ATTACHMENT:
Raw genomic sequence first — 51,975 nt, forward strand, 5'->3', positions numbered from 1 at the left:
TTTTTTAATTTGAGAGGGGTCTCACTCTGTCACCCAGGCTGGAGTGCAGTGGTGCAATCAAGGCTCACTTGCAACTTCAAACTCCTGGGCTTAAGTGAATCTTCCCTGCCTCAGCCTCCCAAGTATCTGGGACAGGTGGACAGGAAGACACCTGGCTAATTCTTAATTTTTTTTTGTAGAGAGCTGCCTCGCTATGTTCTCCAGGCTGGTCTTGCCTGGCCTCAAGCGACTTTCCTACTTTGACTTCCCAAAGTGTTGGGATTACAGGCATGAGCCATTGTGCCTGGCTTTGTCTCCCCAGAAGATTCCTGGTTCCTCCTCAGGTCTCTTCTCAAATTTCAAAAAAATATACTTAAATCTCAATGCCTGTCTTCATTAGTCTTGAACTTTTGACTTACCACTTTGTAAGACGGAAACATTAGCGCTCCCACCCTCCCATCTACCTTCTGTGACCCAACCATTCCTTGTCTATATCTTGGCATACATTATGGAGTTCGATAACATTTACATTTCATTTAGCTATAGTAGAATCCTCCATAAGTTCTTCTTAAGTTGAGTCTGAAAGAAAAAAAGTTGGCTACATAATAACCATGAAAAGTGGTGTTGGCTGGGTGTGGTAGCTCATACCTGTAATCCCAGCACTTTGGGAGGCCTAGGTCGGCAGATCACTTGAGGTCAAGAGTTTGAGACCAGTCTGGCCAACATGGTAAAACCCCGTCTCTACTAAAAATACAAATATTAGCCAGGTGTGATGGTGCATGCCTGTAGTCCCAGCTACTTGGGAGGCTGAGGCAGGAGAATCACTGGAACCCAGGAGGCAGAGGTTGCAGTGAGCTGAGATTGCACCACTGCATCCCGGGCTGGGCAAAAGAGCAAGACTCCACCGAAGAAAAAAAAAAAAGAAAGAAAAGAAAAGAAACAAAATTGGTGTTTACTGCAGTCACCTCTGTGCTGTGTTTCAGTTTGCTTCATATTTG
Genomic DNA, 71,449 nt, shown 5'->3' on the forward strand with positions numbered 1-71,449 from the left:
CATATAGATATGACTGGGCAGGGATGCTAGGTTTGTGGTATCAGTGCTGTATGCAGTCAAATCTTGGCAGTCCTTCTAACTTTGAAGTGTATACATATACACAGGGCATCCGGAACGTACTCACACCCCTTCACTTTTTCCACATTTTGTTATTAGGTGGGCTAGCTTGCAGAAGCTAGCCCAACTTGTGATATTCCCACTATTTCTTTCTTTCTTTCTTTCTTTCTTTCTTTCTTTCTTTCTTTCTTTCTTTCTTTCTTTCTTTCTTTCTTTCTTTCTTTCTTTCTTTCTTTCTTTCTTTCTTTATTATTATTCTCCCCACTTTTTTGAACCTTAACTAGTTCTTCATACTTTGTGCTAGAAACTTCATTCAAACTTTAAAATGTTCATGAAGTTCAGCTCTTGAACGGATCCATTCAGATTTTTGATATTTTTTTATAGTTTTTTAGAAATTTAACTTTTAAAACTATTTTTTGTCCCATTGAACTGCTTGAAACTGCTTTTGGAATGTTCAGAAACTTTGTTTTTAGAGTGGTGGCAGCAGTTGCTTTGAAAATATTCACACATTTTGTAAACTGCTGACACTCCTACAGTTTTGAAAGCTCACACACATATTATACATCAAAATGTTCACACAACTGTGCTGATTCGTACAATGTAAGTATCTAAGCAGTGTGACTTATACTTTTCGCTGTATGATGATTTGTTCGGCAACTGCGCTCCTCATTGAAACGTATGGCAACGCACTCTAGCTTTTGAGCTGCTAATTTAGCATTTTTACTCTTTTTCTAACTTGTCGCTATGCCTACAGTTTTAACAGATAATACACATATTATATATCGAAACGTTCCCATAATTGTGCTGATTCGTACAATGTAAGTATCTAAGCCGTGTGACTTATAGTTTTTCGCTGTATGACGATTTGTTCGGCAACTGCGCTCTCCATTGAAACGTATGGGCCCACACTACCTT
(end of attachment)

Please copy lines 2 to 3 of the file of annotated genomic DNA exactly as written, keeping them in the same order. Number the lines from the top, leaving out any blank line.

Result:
TTTTTTAATTTGAGAGGGGTCTCACTCTGTCACCCAGGCTGGAGTGCAGTGGTGCAATCAAGGCTCACTTGCAACTTCAAACTCCTGGGCTTAAGTGAATCTTCCCTGCCTCAGCCTCCCAAGTATCTGGGACAGGTGGACAGGAAGACACCTGGCTAATTCTTAATTTTTTTTTGTAGAGAGCTGCCTCGCTATGTTCTCCAGGCTGGTCTTGCCTGGCCTCAAGCGACTTTCCTACTTTGACTTCCCAAAGTGTTGGGATTACAGGCATGAGCCATTGTGCCTGGCTTTGTCTCCCCAGAAGATTCCTGGTTCCTCCTCAGGTCTCTTCTCAAATTTCAAAAAAATATACTTAAATCTCAATGCCTGTCTTCATTAGTCTTGAACTTTTGACTTACCACTTTGTAAGACGGAAACATTAGCGCTCCCACCCTCCCATCTACCTTCTGTGACCCAACCATTCCTTGTCTATATCTTGGCATACATTATGGAGTTCGATAACATTTACATTTCATTTAGCTATAGTAGAATCCTCCATAAGTTCTTCTTAAGTTGAGTCTGAAAGAAAAAAAGTTGGCTACATAATAACCATGAAAAGTGGTGTTGGCTGGGTGTGGTAGCTCATACCTGTAATCCCAGCACTTTGGGAGGCCTAGGTCGGCAGATCACTTGAGGTCAAGAGTTTGAGACCAGTCTGGCCAACATGGTAAAACCCCGTCTCTACTAAAAATACAAATATTAGCCAGGTGTGATGGTGCATGCCTGTAGTCCCAGCTACTTGGGAGGCTGAGGCAGGAGAATCACTGGAACCCAGGAGGCAGAGGTTGCAGTGAGCTGAGATTGCACCACTGCATCCCGGGCTGGGCAAAAGAGCAAGACTCCACCGAAGAAAAAAAAAAAAGAAAGAAAAGAAAAGAAACAAAATTGGTGTTTACTGCAGTCACCTCTGTGCTGTGTTTCAGTTTGCTTCATATTTG
Genomic DNA, 71,449 nt, shown 5'->3' on the forward strand with positions numbered 1-71,449 from the left: